Atherosclerosis is characterized by the build up of fat, cholesterol, and immune cells in the walls of arteries to form plaques. When the surface of a plaque weakens, it can become unstable and rupture producing a heart attack or stroke, the leading cause of death in the US. The long-term goal of this research is to identify cellular mechanisms modulating atherosclerotic plaque in order to find new ways of treating atherosclerosis. Cannabinoids are compounds related to the active ingredient in marijuana and exert their effects by binding to cell surface receptors called cannabinoid receptors. Recent studies have shown cannabinoid receptors are dysregulated in a number of different inflammatory conditions, including atherosclerosis. Mice lacking the type 2 cannabinoid receptor, known as CB2, develop atherosclerotic plaques with evidence of reduced stability. However, the precise functions of CB2 in different stages of atherosclerosis are unclear, and it is unknown if targeting CB2 will trigger disease progression or provide a protective effect on plaque stability. The overall objectives of this research are to define the functions of CB2 in atherosclerosis and determine the effects of selectively targeting CB2 on plaques in atherosclerosis-prone mice. The central hypothesis is that macrophage CB2- dependent processes affect plaque stability, and that administration of CB2-selective compounds will provide beneficial effects on atherosclerosis. To test this hypothesis we propose the following specific aims: 1) Identify CB2-dependent effects on lesion stability in atherosclerosis-prone mice, 2) Identify CB2-dependent effects on atherosclerotic lesion calcification mechanisms in mice, and 3) Identify the cell types contributing to CB2-dependent effects on atherosclerosis in mice.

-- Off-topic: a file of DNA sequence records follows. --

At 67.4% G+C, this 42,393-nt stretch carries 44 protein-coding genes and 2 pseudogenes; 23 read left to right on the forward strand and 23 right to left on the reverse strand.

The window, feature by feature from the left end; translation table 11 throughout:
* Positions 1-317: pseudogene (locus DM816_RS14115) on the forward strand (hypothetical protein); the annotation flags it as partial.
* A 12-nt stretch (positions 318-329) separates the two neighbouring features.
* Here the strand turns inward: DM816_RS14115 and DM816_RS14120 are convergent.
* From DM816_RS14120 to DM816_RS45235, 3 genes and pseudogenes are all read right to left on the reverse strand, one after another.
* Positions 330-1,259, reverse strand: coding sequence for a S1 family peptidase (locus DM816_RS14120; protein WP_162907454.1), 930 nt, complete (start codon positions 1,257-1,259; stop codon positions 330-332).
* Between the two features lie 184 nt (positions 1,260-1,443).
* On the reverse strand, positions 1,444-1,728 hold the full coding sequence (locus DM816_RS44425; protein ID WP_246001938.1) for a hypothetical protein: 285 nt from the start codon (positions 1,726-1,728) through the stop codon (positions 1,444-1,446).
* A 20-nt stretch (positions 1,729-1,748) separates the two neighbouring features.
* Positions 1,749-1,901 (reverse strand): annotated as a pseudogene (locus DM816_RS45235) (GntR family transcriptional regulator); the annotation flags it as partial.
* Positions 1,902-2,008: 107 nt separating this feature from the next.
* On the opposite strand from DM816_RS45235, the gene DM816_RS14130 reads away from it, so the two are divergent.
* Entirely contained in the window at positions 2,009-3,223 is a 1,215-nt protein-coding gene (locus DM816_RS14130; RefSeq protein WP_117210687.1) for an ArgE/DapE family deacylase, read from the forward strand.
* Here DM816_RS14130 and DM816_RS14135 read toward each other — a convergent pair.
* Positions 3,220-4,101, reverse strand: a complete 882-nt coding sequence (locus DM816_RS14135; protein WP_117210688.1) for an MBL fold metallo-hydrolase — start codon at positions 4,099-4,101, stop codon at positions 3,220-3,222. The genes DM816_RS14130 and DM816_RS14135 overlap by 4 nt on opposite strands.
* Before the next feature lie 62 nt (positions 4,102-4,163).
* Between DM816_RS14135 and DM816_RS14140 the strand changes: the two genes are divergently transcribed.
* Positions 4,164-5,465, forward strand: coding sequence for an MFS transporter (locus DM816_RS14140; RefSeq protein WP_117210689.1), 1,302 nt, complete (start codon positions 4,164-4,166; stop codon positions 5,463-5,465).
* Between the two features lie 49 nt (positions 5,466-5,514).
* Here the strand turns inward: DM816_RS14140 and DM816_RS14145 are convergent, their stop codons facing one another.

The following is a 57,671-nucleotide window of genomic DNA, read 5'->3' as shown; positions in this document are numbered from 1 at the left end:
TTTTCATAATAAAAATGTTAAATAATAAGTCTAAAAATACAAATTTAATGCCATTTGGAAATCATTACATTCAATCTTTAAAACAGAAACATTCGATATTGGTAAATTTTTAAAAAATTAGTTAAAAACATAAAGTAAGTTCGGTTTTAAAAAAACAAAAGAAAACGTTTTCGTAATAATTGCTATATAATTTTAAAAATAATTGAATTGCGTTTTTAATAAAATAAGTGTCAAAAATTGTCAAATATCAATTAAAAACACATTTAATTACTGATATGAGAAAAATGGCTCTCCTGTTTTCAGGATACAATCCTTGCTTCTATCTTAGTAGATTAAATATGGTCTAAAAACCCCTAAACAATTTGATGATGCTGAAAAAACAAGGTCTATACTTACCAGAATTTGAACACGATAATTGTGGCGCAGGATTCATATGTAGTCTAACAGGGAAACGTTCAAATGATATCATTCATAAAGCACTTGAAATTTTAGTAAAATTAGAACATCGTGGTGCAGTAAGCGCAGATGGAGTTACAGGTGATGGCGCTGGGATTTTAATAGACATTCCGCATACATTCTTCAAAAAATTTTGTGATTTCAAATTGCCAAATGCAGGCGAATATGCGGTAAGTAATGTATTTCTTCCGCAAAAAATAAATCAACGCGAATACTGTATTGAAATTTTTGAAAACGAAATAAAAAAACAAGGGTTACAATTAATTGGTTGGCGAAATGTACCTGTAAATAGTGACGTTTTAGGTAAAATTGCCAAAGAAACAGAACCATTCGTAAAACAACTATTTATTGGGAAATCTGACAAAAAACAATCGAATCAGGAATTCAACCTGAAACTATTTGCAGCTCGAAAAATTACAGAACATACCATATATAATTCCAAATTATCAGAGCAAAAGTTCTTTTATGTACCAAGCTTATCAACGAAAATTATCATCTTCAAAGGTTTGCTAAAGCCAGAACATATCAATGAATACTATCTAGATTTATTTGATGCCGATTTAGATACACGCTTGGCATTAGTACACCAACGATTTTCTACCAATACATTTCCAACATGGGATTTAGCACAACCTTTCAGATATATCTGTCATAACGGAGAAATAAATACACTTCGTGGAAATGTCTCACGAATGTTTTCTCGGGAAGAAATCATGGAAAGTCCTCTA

Each aim will be tested using atherosclerosis-prone mice which lack CB2 and by treating atherosclerosis-prone mice with compounds to selectively activate or inhibit CB2. This research is innovative because no data currently exist regarding the effects of CB2 in advanced atherosclerosis or how CB2-selective compounds will affect atherosclerosis. Ultimately, the knowledge gained from this project will advance the field of atherosclerosis research by providing information necessary to determine if CB2 is a viable target for the design of potentially new therapies to treat atherosclerosis in humans.
With heart disease caused by atherosclerosis accounting for almost 20% of all health care related expenditures in the US, it is critical that new ways of treating this disease are found. The proposed research is relevant to public health and to the mission of NIH because: 1) learning how the type 2 cannabinoid receptor (CB2) functions in atherosclerosis in mice will provide clues as to the function of CB2 in atherosclerosis in humans, 2) learning how drugs targeting CB2 affect atherosclerosis in mice will aid the design of drugs targeting CB2 for use in humans, 3) learning the mechanism by which CB2 exerts effects on atherosclerosis in mice will open up new potential ways for altering CB2 activity to treat atherosclerosis, and 4) this work has broader application since other diseases, in addition to atherosclerosis, involve dysregulation of CB2.